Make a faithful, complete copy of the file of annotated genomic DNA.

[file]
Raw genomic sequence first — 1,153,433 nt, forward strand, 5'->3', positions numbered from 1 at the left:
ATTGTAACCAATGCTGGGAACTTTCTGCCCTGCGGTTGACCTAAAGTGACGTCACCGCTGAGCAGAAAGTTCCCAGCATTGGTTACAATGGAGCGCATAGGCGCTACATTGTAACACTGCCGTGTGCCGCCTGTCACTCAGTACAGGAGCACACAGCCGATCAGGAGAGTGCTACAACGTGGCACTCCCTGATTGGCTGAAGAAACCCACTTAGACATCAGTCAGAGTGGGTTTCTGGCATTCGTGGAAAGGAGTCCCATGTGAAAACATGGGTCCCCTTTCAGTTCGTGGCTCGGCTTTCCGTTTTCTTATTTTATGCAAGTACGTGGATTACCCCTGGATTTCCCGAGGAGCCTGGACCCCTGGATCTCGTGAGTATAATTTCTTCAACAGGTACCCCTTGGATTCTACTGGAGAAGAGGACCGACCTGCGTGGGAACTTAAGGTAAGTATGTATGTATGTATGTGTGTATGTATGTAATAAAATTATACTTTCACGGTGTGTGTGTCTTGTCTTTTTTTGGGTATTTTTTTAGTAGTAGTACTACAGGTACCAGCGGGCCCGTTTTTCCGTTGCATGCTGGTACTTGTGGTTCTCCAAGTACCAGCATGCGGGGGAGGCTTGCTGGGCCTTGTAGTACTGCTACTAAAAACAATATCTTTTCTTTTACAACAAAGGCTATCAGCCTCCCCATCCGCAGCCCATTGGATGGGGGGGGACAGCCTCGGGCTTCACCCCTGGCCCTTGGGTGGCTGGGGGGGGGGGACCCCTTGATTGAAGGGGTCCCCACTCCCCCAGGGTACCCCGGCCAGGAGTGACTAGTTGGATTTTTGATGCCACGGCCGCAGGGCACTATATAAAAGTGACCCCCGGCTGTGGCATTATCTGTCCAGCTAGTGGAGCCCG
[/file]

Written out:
Raw genomic sequence first — 1,153,433 nt, forward strand, 5'->3', positions numbered from 1 at the left:
ATTGTAACCAATGCTGGGAACTTTCTGCCCTGCGGTTGACCTAAAGTGACGTCACCGCTGAGCAGAAAGTTCCCAGCATTGGTTACAATGGAGCGCATAGGCGCTACATTGTAACACTGCCGTGTGCCGCCTGTCACTCAGTACAGGAGCACACAGCCGATCAGGAGAGTGCTACAACGTGGCACTCCCTGATTGGCTGAAGAAACCCACTTAGACATCAGTCAGAGTGGGTTTCTGGCATTCGTGGAAAGGAGTCCCATGTGAAAACATGGGTCCCCTTTCAGTTCGTGGCTCGGCTTTCCGTTTTCTTATTTTATGCAAGTACGTGGATTACCCCTGGATTTCCCGAGGAGCCTGGACCCCTGGATCTCGTGAGTATAATTTCTTCAACAGGTACCCCTTGGATTCTACTGGAGAAGAGGACCGACCTGCGTGGGAACTTAAGGTAAGTATGTATGTATGTATGTGTGTATGTATGTAATAAAATTATACTTTCACGGTGTGTGTGTCTTGTCTTTTTTTGGGTATTTTTTTAGTAGTAGTACTACAGGTACCAGCGGGCCCGTTTTTCCGTTGCATGCTGGTACTTGTGGTTCTCCAAGTACCAGCATGCGGGGGAGGCTTGCTGGGCCTTGTAGTACTGCTACTAAAAACAATATCTTTTCTTTTACAACAAAGGCTATCAGCCTCCCCATCCGCAGCCCATTGGATGGGGGGGGACAGCCTCGGGCTTCACCCCTGGCCCTTGGGTGGCTGGGGGGGGGGGACCCCTTGATTGAAGGGGTCCCCACTCCCCCAGGGTACCCCGGCCAGGAGTGACTAGTTGGATTTTTGATGCCACGGCCGCAGGGCACTATATAAAAGTGACCCCCGGCTGTGGCATTATCTGTCCAGCTAGTGGAGCCCG